The Outrage is adapted from the Fay and Michael Kanin Broadway play, Rashomon, which in turn was based on the Japanese film production of same tab. It is the story of a killing of a Southern gentleman and the rape of his wife by a bloodthirsty bandit, told through the eyes of the three protagonists and then by a disinterested eye witness, each version differing.
Script unfolds in the American Southwest in the 1870s, a neat metamorphosis from the 12th-century Japan of the play and original Nipponese pic. Bandit character is retained, but the samurai character becomes a Southern gentleman of fine family (Laurence Harvey) who is travelling through the West with his wife (Claire Bloom) when set upon by a Mexican outlaw (Paul Newman).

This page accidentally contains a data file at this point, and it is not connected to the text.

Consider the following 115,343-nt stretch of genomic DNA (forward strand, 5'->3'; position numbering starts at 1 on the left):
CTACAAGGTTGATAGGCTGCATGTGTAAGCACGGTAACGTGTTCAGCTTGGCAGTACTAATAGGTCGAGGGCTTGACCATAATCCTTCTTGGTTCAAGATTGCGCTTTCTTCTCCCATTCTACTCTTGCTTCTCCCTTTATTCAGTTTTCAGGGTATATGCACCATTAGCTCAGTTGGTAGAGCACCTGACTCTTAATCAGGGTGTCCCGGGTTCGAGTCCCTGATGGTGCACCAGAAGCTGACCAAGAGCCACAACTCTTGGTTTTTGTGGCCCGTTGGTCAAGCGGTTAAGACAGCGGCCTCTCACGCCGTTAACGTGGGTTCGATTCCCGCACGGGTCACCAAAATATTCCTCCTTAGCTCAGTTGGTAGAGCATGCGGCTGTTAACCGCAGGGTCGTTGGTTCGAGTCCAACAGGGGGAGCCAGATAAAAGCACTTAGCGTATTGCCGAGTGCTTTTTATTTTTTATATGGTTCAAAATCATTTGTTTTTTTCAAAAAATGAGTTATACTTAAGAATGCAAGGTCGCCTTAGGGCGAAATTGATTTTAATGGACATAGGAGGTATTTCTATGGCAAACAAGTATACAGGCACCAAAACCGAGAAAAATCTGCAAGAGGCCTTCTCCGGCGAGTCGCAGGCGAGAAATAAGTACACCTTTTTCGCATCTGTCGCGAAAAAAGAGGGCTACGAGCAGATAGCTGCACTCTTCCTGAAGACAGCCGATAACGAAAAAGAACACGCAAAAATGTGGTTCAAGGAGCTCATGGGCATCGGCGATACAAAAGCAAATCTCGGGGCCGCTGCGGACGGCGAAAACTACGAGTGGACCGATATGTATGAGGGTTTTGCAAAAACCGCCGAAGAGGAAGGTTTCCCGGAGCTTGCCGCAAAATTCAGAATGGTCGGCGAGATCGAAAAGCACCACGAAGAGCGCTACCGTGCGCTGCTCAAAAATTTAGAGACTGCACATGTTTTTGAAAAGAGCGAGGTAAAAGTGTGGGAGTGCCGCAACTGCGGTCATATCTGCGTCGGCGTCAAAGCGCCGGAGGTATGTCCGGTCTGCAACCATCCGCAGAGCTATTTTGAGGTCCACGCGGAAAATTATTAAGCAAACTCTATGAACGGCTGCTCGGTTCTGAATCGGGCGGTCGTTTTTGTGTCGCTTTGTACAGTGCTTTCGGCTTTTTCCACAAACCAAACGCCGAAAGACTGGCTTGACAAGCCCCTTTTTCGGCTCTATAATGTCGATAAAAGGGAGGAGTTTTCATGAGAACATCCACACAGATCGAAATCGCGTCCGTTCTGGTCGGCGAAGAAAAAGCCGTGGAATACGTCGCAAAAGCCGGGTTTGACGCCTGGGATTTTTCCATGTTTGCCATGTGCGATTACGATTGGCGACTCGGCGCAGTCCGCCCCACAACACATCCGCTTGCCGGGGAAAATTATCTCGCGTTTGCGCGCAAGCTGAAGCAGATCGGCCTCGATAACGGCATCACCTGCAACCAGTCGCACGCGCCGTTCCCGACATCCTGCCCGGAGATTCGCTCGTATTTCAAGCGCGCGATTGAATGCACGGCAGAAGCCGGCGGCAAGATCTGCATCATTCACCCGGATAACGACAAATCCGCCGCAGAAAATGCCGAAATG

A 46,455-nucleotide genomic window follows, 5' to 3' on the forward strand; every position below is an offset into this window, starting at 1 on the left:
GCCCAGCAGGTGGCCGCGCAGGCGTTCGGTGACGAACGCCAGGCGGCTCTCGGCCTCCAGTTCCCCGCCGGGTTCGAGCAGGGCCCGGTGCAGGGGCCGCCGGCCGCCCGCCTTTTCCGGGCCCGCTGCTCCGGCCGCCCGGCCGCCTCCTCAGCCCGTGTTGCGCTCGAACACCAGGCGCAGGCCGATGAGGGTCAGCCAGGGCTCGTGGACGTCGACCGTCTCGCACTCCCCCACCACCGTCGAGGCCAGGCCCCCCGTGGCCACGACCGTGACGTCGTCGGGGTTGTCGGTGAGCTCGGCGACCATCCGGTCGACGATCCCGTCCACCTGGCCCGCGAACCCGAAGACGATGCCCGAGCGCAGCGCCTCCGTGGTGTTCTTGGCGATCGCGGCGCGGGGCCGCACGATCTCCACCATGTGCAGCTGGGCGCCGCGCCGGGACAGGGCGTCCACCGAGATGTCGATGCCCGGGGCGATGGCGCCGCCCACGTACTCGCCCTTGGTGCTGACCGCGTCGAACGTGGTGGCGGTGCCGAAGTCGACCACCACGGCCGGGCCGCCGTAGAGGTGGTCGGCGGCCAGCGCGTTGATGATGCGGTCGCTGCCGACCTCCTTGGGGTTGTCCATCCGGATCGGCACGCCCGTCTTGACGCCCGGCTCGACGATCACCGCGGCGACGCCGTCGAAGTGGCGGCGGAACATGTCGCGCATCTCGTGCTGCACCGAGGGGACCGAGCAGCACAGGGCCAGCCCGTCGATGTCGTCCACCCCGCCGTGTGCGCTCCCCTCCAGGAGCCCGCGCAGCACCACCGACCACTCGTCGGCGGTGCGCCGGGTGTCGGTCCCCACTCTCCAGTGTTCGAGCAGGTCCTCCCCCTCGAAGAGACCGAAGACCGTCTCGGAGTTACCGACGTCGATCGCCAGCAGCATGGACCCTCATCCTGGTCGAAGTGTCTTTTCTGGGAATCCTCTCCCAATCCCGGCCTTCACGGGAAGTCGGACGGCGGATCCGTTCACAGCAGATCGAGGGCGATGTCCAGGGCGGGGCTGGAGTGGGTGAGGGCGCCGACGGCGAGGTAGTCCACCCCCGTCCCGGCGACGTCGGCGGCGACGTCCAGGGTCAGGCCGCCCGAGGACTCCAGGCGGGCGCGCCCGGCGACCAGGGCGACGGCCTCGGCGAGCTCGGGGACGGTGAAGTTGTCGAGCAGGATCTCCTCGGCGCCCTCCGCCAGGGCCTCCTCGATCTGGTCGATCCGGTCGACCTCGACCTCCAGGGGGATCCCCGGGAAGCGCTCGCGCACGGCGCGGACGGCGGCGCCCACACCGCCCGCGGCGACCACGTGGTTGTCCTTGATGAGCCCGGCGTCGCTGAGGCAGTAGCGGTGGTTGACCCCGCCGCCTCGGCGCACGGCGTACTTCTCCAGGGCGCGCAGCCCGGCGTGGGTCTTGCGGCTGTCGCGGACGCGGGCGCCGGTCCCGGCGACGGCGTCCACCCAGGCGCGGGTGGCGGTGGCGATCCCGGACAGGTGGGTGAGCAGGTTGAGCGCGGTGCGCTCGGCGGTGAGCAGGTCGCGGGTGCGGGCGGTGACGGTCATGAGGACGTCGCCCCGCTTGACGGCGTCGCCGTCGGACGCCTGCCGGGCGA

Plot takes its form, opening on platform of a deserted railroad station as a prospector and a preacher, who is leaving the town a disillusioned man, recite to con-man Edward G. Robinson the trial of the outlaw a few days previously, when three people testify to three totally different accounts of what ‘actually’ happened.
Newman as the violent and passionate killer plays his colorful character with a flourish and heavy accent. Harvey has little to do in first three accounts except remain tied to a tree, his turn coming in fourth when the prospector tells how he and bandit are shamed by the wife into fighting for her. Bloom, who appeared in Broadway play, has her gamut during the four versions of her ravishment, running from pure innocence to her demand to the outlaw to kill her husband so she can go with her new lover. In all, she delivers strongly, turning glibly from drama to comedy.